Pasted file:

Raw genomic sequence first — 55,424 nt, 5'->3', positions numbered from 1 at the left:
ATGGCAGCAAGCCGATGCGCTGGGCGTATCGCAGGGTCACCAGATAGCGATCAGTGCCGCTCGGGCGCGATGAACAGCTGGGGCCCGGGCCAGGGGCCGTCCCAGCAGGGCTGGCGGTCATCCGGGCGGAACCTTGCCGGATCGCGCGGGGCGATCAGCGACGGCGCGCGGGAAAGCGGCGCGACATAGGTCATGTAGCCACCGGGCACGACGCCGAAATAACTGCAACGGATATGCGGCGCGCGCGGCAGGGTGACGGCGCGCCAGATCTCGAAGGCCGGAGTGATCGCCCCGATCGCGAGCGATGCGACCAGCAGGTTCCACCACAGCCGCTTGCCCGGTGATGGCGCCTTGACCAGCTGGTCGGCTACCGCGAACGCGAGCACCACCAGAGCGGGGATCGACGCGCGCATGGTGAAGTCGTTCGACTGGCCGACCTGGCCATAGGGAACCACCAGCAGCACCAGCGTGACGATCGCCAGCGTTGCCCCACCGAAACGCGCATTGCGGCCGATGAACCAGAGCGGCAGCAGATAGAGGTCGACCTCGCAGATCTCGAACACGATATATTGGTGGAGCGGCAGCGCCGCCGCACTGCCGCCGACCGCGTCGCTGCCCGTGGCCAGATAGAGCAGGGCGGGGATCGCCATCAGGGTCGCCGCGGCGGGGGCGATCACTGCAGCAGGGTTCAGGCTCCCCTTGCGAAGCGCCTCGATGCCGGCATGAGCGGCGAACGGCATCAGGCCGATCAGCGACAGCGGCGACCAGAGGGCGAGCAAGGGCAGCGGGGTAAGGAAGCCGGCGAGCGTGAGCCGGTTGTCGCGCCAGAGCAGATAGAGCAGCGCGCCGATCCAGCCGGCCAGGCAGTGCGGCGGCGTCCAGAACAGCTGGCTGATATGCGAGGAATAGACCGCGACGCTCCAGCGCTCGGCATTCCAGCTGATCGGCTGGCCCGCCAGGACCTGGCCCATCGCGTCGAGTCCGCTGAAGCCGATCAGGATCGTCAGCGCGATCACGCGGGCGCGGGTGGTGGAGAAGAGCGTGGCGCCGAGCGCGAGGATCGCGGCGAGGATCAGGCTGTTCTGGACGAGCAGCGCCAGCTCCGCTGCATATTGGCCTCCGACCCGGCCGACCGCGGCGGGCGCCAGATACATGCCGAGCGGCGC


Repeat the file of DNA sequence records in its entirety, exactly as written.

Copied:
Raw genomic sequence first — 55,424 nt, 5'->3', positions numbered from 1 at the left:
ATGGCAGCAAGCCGATGCGCTGGGCGTATCGCAGGGTCACCAGATAGCGATCAGTGCCGCTCGGGCGCGATGAACAGCTGGGGCCCGGGCCAGGGGCCGTCCCAGCAGGGCTGGCGGTCATCCGGGCGGAACCTTGCCGGATCGCGCGGGGCGATCAGCGACGGCGCGCGGGAAAGCGGCGCGACATAGGTCATGTAGCCACCGGGCACGACGCCGAAATAACTGCAACGGATATGCGGCGCGCGCGGCAGGGTGACGGCGCGCCAGATCTCGAAGGCCGGAGTGATCGCCCCGATCGCGAGCGATGCGACCAGCAGGTTCCACCACAGCCGCTTGCCCGGTGATGGCGCCTTGACCAGCTGGTCGGCTACCGCGAACGCGAGCACCACCAGAGCGGGGATCGACGCGCGCATGGTGAAGTCGTTCGACTGGCCGACCTGGCCATAGGGAACCACCAGCAGCACCAGCGTGACGATCGCCAGCGTTGCCCCACCGAAACGCGCATTGCGGCCGATGAACCAGAGCGGCAGCAGATAGAGGTCGACCTCGCAGATCTCGAACACGATATATTGGTGGAGCGGCAGCGCCGCCGCACTGCCGCCGACCGCGTCGCTGCCCGTGGCCAGATAGAGCAGGGCGGGGATCGCCATCAGGGTCGCCGCGGCGGGGGCGATCACTGCAGCAGGGTTCAGGCTCCCCTTGCGAAGCGCCTCGATGCCGGCATGAGCGGCGAACGGCATCAGGCCGATCAGCGACAGCGGCGACCAGAGGGCGAGCAAGGGCAGCGGGGTAAGGAAGCCGGCGAGCGTGAGCCGGTTGTCGCGCCAGAGCAGATAGAGCAGCGCGCCGATCCAGCCGGCCAGGCAGTGCGGCGGCGTCCAGAACAGCTGGCTGATATGCGAGGAATAGACCGCGACGCTCCAGCGCTCGGCATTCCAGCTGATCGGCTGGCCCGCCAGGACCTGGCCCATCGCGTCGAGTCCGCTGAAGCCGATCAGGATCGTCAGCGCGATCACGCGGGCGCGGGTGGTGGAGAAGAGCGTGGCGCCGAGCGCGAGGATCGCGGCGAGGATCAGGCTGTTCTGGACGAGCAGCGCCAGCTCCGCTGCATATTGGCCTCCGACCCGGCCGACCGCGGCGGGCGCCAGATACATGCCGAGCGGCGC